ICE resumes holding women in Southwest Georgia detention center

Decision comes amid allegations about mistreatment of female ICE detainees in Ocilla

U.S. Immigration and Customs Enforcement has resumed holding women detainees in a sprawling federal immigration detention in southwest Georgia.

Located just outside of Lumpkin, Stewart Detention Center was holding two women as of last week, according to ICE. When it opened in 2006, Stewart detained both men and women but had stopped holding women before 2008, according to Stewart County Manager Mac Moye, who once worked as a case manager there.

News of ICE’s decision comes amid complaints alleging a pattern of medical abuse and harsh retaliation against female ICE detainees at the Irwin County Detention Center in Ocilla. ICE’s inspector general, federal law enforcement officials and members of Congress are investigating medical care at Irwin.

ICE said its decision to resume detaining women at Stewart is “not related to any specific issue at other ICE detention facilities and has been in the works for some time.” ICE added the change gives it “increased flexibility in housing female detainees in the Atlanta area of responsibility.”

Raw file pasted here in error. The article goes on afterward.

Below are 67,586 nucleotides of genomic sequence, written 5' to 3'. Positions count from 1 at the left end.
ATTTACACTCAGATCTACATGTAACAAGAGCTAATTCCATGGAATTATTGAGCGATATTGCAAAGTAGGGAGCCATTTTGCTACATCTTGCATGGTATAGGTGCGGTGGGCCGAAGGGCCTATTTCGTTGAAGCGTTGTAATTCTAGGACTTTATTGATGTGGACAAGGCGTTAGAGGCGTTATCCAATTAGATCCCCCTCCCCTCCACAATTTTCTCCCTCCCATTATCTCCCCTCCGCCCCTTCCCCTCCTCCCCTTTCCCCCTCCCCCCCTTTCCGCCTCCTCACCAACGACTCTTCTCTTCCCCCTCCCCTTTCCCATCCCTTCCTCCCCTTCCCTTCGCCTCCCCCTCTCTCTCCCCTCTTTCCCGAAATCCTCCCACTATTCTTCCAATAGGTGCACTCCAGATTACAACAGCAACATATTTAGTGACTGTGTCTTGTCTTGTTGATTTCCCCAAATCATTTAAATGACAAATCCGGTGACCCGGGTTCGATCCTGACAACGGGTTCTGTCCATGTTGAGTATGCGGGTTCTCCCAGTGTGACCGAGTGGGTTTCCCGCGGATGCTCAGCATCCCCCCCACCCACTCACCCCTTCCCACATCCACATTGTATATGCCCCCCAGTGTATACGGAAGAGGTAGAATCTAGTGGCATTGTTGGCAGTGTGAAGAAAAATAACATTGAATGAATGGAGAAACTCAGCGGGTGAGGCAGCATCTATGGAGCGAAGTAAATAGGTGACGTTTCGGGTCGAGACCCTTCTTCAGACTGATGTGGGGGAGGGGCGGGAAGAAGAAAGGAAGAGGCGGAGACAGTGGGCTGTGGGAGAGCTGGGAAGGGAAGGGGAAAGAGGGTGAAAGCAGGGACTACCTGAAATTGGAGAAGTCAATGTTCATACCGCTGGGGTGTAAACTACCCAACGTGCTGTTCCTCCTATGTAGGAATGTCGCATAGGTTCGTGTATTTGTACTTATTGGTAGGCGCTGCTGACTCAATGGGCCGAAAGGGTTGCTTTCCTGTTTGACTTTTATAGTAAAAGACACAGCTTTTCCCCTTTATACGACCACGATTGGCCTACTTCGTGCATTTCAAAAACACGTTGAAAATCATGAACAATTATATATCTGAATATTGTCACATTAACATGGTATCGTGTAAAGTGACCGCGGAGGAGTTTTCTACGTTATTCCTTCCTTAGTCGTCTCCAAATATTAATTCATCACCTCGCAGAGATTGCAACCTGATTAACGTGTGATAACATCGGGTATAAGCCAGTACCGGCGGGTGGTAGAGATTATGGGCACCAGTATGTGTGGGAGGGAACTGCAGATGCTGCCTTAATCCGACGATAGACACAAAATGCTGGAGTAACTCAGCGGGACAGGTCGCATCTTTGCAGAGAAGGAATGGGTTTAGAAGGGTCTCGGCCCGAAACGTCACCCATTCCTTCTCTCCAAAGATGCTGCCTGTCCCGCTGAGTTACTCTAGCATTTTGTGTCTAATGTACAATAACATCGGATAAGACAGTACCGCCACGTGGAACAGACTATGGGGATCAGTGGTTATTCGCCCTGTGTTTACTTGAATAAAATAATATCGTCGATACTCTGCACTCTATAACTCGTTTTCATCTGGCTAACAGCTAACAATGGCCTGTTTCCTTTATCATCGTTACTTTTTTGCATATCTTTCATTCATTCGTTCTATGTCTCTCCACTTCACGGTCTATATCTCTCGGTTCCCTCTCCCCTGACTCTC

The federal agency’s decision is “an extremely troubling development and a clear attempt by ICE to deflect attention from the abuses at Irwin,” said Azadeh Shahshahani, legal and advocacy director for Project South, an immigrant advocacy organization that is suing ICE concerning the allegations against Irwin.

Shahshahani also referred to how three Stewart detainees have died from COVID-19 this year. In all, the detention center has recorded 411 COVID-19 infections, the second highest total among ICE detention centers nationwide, ICE figures show. Only the La Palma Correctional Center in Eloy, Arizona, has a higher total at 520.